Yes, indeed. The ActiveE is essentially a nicely executed engineering mule. Although it's not as refined in some respects as the Leaf, it's very fun to drive. It has a bit longer range too. I grew up in Germany, and drove an Audi until recently. The planted feeling, and accurate controls you get in the ActiveE, are a welcome change from the Leaf. It's a very heavy vehicle for its size. Some went as far as calling it an 'electric tank'. The production car, the i3, should be closer to the Leaf in its execution, but with the typical BMW design touches, and lot less weight.
Interesting about how much the ActiveE weighs! I took a modified 135i to the dragstrip with about a 3150 race weight. Ran a 11.2 second qtr mile time. 0-60 in 3 seconds flat. See video of me running against a new GTR Black Edition.
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I actually used to be a BMW technician years ago.
Today I did a trip with mixed driving. 70% highway. 30% surface roads.
12 Bars Start (100% charge)
2 Bars End. (17 mile range remaining)
18Hrs Charge need to reach 100% again.
This time I took the slower side roads up the grade to the next town. On the way back I came down the freeway for the 2.2 mile 7% down hill grade. Interestingly enough this time the estimated range really started ticking upwards. At last 5-7 miles or so. When I reached the level fwy cruising at 60mph, the economy meter stay pegged at maximum for a good 1.8 miles. Still trying to figure out why the range would go up 3x more than the car ran on the max pegged econometer. But I wouldnt expect it to. But I do watch this process much more now, and am kind of amazed how you can come to a stop, and then accelerate away from an intersection up to a pretty good speed...(usually 34-45mph) on the supposedly recovered energy. Now I am curious as to just how accurate this is. If it is representative, its no wonder these cars and Hybrids have such phenomenal city economy. Most cars are like my diesel. I can get 44mpg on the level highway, but I average 18mpg around town. So a big question is why does Regen only register up to 30KW during regen/braking on the energy screen?? I that the max the car is limited to? (Why?). Or is the gauge just maxed out in the reading only?
On my expensive tier 5 (.32cent KWh) SCE domestic plan it was running about .50cents/hr to charge with my standard 1.5kw EVSE. So a very low battery might take close to 20hrs (25hrs indicated on the dash) or $10.00.
So again, $10 to travel from 60-80 miles, not too impressive.
I switched to a Time Of Use EV plan.
Winter Rate Peak: 10am-6pm
.13 cents per kwhr Tier 1 / summer .19
.27 cents per kwhr Tier 2 / summer .60
Winter Rate Off Peak: 6pm-12am
.12 cents per kwhr Tier 1 / summer .13
.24 cents per kwhr Tier 2 / summer .27
Winter Rate Super Off Peak: 12am-6am (only a 6hr period...need the EVSE upgrade!)
.11 cents per kwhr Tier 1
.17 cents per kwhy Tier 2
So this is much more reasonable.
Now that same 20 hr charge would theoretically cost me about $4.52 to drive that same 60-80 miles.
So thats more like it. Although its not as cheap as the SCE Time Of USE EV Separate Meter Plan...its still better economy than any ICE car. So I think I will be good with this without having to justify the $1000 electrician charge to add an extra meter. But come summertime, its going to be hard to swallow a .60 cents/kwhr during peak time. So perhaps before June I will decide if I still want to get a separate meter.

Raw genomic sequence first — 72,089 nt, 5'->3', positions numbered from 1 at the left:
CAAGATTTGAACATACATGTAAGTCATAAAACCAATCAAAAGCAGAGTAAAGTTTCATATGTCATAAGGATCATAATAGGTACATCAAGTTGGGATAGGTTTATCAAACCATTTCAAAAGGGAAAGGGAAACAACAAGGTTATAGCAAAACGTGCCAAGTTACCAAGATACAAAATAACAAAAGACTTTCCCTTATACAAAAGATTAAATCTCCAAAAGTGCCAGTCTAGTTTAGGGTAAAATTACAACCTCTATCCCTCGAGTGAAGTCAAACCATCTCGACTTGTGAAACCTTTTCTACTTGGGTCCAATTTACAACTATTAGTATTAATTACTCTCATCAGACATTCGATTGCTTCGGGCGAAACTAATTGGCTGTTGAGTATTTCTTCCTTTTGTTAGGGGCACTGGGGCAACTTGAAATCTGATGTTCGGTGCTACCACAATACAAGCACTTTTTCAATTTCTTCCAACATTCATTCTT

The Separate Meter Plan is
On Peak: 12pm-9pm
.22 kwh winter / .28 summer
Off Peak: 9pm-noon (15 hrs!!)
.12 kwh winter / .13 summer
So in this case, it might cost me $3.46 to recharge the battery. So about a dollar cheaper than the preceding plan, and a whopping 1/3 as much as the regular domestic service I was on.
The problem with the tiered plan is I believe it raises everything in the house to a higher rate once you reach the tiers. I assume even my usage in the super off peak times would go toward raising my entire house into the next tier. Does anyone know if this is how the tiers work? So really its not JUST the cost of the electricity to charge your EV, but you have to figure the EV is also raising the cost of all Electricity that you use. If this is so, then again, it looks like the seperate meter plan would be much better if I plan on using the home AC during the summertime.
But all in all, I love my LEAF. I have a $57000 2011 BMW M-Sport 335d that is a blast to drive (500lbs TQ, 0-60 4.5 seconds). Maybe its the new car factor, but I have driven this car much more than anyother car I have had in such a short time. I just acquired the car October 27th and I already have a 1000 miles on the LEAF. At this rate I will be doing 12,000 miles a year. By comparison, my 335d is now 2yrs old almost and only has 18000 miles on it. My Honda Civic, (which this car theoretically replaces) was only averaging about 400 miles a month. So way more mileage on the LEAF. Perhaps its because of all this range evaluating that I have been doing. I have been driving places just to drive and test the car, LOL. But its such a pleasure to drive the car. Other than the fear of the battery losing significant range/capacity, I am more than happy with this car. When you look at 35 miles on a Volt, or 11 miles on the Prius in EV mode, its impressive that the LEAF can even go 60 miles in my book. Also, if you averaged 35 miles a day, you would be averaging 12,000 miles a year. This goes to show on average, the LEAF can fit the range needs for a great % of our driving demands.